March 19, 2018
IntelBrief: The Crown Prince’s Visit to the U.S.
The visit of the Saudi Crown Prince, Mohammad bin Salman, to the United States on March 19 comes at a time of significant change and tension in both Saudi Arabia and the United States. President Trump plans to replace Secretary of State Rex Tillerson with the current director of the CIA, Mike Pompeo, in part because the latter did not support President Trump’s hard-line against Iran – a hard-line Saudi Arabia very much supports. How a shake-up in President Trump’s cabinet will alter relations between the two countries remains to be seen. The two leaders are meeting for the third time, with this being Mohammad bin Salman’s first visit to the U.S. since President Trump took office. Amid reports that President Trump is also considering replacing National Security Advisor H. R. McMaster, the meeting between the two leaders comes with more ‘palace intrigue’ in Washington than usual.
There is no lack of similar intrigue and tension in the Kingdom, even as the Saudi Crown Prince solidifies his hold on the levers of power in the Kingdom. In late February, in his capacity as Minister of Defense, bin Salman replaced General Abdulrahman al-Banyan, the chief of the joint staff of Saudi Arabia's armed forces, with Lieutenant General Fahd bin Turki. He also appointed a new chief of staff, Gen. Fayyad al-Ruwaili. The war in Yemen is seen as bin Salman’s war. It is a disastrous stalemate for Saudi Arabia and a disaster for Yemen’s civilians. Despite enormous arms sales—much from the U.S., as well as the United Kingdom—the Saudi military has not performed well in the Yemen campaign, which has devolved into an air war against a foe without an air force.
The Crown Prince’s high-profile anti-corruption purge is one of his signature domestic moves as he seeks to both modernize the economy–which has suffered from corruption that the Crown Prince has made a priority to counter–and to remove potential political opponents. The arrests of hundreds of prominent businessmen in Saudi Arabia has produced mixed results; the Kingdom said in January that the country had reached settlements totaling $106 billion in revenue to the government, a significant amount, though in fact the cash received was far lower, given the difficulties in seizing liquid assets kept out of the country. On March 11, the New York Times reported that some of those detained in the anti-corruption arrests were subjected to harsh treatment and even torture, a charge the government categorically denies.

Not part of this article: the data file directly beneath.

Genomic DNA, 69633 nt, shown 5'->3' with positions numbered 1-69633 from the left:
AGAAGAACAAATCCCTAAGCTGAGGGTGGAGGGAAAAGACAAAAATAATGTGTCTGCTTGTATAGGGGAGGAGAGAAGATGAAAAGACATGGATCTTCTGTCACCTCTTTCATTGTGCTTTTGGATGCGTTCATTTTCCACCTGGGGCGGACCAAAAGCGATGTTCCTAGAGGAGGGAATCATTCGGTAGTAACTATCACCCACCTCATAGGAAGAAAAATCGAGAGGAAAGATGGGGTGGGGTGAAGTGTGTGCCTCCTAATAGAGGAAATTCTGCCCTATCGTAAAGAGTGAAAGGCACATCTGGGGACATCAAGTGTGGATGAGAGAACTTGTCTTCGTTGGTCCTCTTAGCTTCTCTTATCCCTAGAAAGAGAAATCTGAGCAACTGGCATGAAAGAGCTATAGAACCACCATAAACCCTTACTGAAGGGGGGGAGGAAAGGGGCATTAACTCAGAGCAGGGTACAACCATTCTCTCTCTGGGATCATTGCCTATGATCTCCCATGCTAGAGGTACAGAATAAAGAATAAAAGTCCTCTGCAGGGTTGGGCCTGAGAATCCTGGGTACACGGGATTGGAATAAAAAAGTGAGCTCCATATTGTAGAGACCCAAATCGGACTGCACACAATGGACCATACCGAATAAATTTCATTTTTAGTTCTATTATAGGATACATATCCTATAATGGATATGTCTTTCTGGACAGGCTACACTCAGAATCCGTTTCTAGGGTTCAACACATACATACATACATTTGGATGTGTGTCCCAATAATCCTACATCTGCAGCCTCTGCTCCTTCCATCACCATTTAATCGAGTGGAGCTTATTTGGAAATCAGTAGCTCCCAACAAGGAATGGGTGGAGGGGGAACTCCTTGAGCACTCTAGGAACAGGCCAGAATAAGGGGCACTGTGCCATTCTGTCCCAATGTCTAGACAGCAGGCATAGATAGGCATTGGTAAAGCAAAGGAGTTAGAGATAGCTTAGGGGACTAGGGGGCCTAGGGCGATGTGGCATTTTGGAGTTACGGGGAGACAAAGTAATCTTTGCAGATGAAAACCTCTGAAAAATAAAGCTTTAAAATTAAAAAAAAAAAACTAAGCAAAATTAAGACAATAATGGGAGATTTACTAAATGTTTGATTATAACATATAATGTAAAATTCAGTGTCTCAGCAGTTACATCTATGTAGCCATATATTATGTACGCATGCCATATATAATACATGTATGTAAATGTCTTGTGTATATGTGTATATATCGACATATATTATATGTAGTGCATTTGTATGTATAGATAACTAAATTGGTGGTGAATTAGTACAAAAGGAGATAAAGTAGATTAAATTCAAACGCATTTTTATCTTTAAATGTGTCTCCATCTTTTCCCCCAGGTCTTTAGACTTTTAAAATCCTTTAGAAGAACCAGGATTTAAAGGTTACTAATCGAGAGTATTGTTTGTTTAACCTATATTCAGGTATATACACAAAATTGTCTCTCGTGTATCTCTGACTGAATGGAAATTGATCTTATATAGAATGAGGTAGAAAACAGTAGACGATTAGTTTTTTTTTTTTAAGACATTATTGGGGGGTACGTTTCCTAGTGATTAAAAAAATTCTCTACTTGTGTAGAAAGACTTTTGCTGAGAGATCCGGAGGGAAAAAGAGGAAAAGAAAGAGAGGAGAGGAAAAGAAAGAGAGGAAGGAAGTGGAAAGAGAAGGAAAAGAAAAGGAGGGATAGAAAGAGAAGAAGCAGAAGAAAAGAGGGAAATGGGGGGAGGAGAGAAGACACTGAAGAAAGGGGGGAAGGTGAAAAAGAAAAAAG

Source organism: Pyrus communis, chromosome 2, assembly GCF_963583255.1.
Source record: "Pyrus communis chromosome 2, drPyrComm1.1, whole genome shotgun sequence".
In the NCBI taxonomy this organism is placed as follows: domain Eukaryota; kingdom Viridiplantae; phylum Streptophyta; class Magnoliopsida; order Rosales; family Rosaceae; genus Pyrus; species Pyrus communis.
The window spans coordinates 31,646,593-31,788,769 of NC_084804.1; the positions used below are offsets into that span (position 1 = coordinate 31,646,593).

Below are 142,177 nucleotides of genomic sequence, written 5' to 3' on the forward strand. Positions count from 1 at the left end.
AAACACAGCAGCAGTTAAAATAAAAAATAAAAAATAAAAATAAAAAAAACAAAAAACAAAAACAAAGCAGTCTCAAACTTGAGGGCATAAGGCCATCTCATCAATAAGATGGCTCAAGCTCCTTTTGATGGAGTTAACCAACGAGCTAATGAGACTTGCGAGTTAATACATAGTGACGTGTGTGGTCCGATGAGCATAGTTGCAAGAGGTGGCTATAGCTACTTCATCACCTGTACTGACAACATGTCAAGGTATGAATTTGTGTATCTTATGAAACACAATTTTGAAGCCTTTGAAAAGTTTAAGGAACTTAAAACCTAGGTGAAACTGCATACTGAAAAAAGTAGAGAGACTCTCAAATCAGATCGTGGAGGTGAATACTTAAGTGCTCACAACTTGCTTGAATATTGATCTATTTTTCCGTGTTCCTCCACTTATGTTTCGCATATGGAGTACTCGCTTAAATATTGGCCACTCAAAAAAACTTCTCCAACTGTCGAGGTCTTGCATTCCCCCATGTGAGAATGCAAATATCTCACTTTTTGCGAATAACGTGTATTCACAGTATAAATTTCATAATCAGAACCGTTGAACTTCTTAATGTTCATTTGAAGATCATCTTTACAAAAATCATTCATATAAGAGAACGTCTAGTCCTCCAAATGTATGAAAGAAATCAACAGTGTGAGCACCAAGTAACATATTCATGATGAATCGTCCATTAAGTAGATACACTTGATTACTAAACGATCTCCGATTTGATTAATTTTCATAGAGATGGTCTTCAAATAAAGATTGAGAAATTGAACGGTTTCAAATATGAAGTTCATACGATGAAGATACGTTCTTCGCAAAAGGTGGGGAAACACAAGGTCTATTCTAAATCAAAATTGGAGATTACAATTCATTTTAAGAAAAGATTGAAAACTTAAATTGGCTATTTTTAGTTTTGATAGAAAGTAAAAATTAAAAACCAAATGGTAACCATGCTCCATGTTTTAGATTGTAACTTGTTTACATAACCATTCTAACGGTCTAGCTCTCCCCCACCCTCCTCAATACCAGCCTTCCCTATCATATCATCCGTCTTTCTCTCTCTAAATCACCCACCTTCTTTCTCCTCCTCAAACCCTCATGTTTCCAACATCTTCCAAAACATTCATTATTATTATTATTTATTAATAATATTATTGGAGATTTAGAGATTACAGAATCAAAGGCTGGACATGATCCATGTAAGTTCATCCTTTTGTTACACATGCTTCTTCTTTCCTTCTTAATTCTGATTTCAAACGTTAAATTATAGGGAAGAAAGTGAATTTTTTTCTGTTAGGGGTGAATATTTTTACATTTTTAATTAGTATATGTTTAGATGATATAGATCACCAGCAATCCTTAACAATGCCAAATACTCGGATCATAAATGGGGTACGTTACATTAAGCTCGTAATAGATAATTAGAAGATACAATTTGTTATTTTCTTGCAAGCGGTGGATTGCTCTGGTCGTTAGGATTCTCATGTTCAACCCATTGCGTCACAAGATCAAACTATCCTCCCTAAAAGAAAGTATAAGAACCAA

The Saudi policy of confronting Iran in practically every country in the Middle East aligns closely with President Trump’s anti-Iran rhetoric, and even more so with Pompeo’s. The U.S. is providing not only arms for sale, but close support to the Saudi air campaign in Yemen. This support has come under congressional focus recently, as members of Congress are exploring the U.S. role in civilian casualties by inaccurate air strikes. CENTCOM Cmdr. Gen. Joseph Votel told a Senate hearing on March 13 that the U.S. should continue its assistance in refueling Saudi and Emirati flights; the U.S. is actually helping them improve their targeting capabilities and reduce civilian casualties, he argued, which would spike if the U.S. pulled support.
President Trump and Crown Prince Mohammad will likely discuss Riyadh’s plan for nuclear power in the Kingdom. During an interview with CBS that aired on March 15, Crown Prince Mohammad said, ‘Saudi Arabia does not want to acquire any nuclear bomb, but without a doubt if Iran developed a nuclear bomb, we will follow suit as soon as possible.’ The comments come as the U.S., along with countries including France, Russia, China, and South Korea, are bidding to help build Saudi Arabia’s first two nuclear power plants, a massive contract that also has massive geopolitical implications. Multiple congressional members, along with the Prime Minister of Israel, have voiced deep concerns about the U.S. striking a nuclear deal with Saudi that does not prohibit them from enriching and reprocessing of uranium. Letting the deal go through without the prohibitions would be potentially disastrous; the U.S. does not want a repeat of what happened in Iraq, when, in the name of countering Iran, the U.S. gave into a number of Saddam Hussein’s demands for, among other things, chemical weapons. The Saudis have recently engaged multiple lobbyists in Washington to help negotiate nuclear agreement terms in their favor.
Last year, a number of families who lost loved ones in the September 11 attacks sued Saudi Arabia in a New York District Court after Congress passed legislation that removed some aspects of sovereign immunity for the Saudi government. The families were once again in court in January of this year; it is likely this topic will come up between President Trump and Crown Prince Mohammad on this trip.
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